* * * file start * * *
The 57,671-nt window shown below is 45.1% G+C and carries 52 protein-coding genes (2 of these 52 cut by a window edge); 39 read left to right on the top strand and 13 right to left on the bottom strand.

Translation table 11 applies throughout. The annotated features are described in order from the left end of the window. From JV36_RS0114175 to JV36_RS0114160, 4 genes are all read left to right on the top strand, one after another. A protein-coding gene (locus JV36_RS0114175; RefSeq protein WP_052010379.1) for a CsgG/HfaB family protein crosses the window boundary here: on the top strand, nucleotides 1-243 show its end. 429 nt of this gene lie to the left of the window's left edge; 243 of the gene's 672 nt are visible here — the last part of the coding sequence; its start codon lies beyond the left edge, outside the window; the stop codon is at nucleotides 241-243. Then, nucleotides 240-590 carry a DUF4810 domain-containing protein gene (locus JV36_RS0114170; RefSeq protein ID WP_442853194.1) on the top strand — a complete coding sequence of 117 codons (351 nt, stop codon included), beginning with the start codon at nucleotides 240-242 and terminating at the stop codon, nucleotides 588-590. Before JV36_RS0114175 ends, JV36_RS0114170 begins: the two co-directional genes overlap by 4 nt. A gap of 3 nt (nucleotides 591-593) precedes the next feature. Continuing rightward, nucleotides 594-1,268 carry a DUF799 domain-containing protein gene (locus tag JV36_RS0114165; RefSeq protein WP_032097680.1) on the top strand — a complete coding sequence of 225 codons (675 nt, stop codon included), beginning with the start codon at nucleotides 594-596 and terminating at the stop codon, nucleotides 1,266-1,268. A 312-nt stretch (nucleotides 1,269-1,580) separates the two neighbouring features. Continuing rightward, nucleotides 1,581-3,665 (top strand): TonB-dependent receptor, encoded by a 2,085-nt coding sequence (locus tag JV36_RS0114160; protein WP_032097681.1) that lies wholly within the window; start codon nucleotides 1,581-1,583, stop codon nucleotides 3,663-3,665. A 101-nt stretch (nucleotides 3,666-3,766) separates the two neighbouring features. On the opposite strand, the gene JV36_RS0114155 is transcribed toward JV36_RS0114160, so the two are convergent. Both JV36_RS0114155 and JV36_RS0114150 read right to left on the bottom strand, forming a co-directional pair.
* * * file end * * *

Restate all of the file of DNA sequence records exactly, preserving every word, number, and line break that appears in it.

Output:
The 57,671-nt window shown below is 45.1% G+C and carries 52 protein-coding genes (2 of these 52 cut by a window edge); 39 read left to right on the top strand and 13 right to left on the bottom strand.

Translation table 11 applies throughout. The annotated features are described in order from the left end of the window. From JV36_RS0114175 to JV36_RS0114160, 4 genes are all read left to right on the top strand, one after another. A protein-coding gene (locus JV36_RS0114175; RefSeq protein WP_052010379.1) for a CsgG/HfaB family protein crosses the window boundary here: on the top strand, nucleotides 1-243 show its end. 429 nt of this gene lie to the left of the window's left edge; 243 of the gene's 672 nt are visible here — the last part of the coding sequence; its start codon lies beyond the left edge, outside the window; the stop codon is at nucleotides 241-243. Then, nucleotides 240-590 carry a DUF4810 domain-containing protein gene (locus JV36_RS0114170; RefSeq protein ID WP_442853194.1) on the top strand — a complete coding sequence of 117 codons (351 nt, stop codon included), beginning with the start codon at nucleotides 240-242 and terminating at the stop codon, nucleotides 588-590. Before JV36_RS0114175 ends, JV36_RS0114170 begins: the two co-directional genes overlap by 4 nt. A gap of 3 nt (nucleotides 591-593) precedes the next feature. Continuing rightward, nucleotides 594-1,268 carry a DUF799 domain-containing protein gene (locus tag JV36_RS0114165; RefSeq protein WP_032097680.1) on the top strand — a complete coding sequence of 225 codons (675 nt, stop codon included), beginning with the start codon at nucleotides 594-596 and terminating at the stop codon, nucleotides 1,266-1,268. A 312-nt stretch (nucleotides 1,269-1,580) separates the two neighbouring features. Continuing rightward, nucleotides 1,581-3,665 (top strand): TonB-dependent receptor, encoded by a 2,085-nt coding sequence (locus tag JV36_RS0114160; protein WP_032097681.1) that lies wholly within the window; start codon nucleotides 1,581-1,583, stop codon nucleotides 3,663-3,665. A 101-nt stretch (nucleotides 3,666-3,766) separates the two neighbouring features. On the opposite strand, the gene JV36_RS0114155 is transcribed toward JV36_RS0114160, so the two are convergent. Both JV36_RS0114155 and JV36_RS0114150 read right to left on the bottom strand, forming a co-directional pair.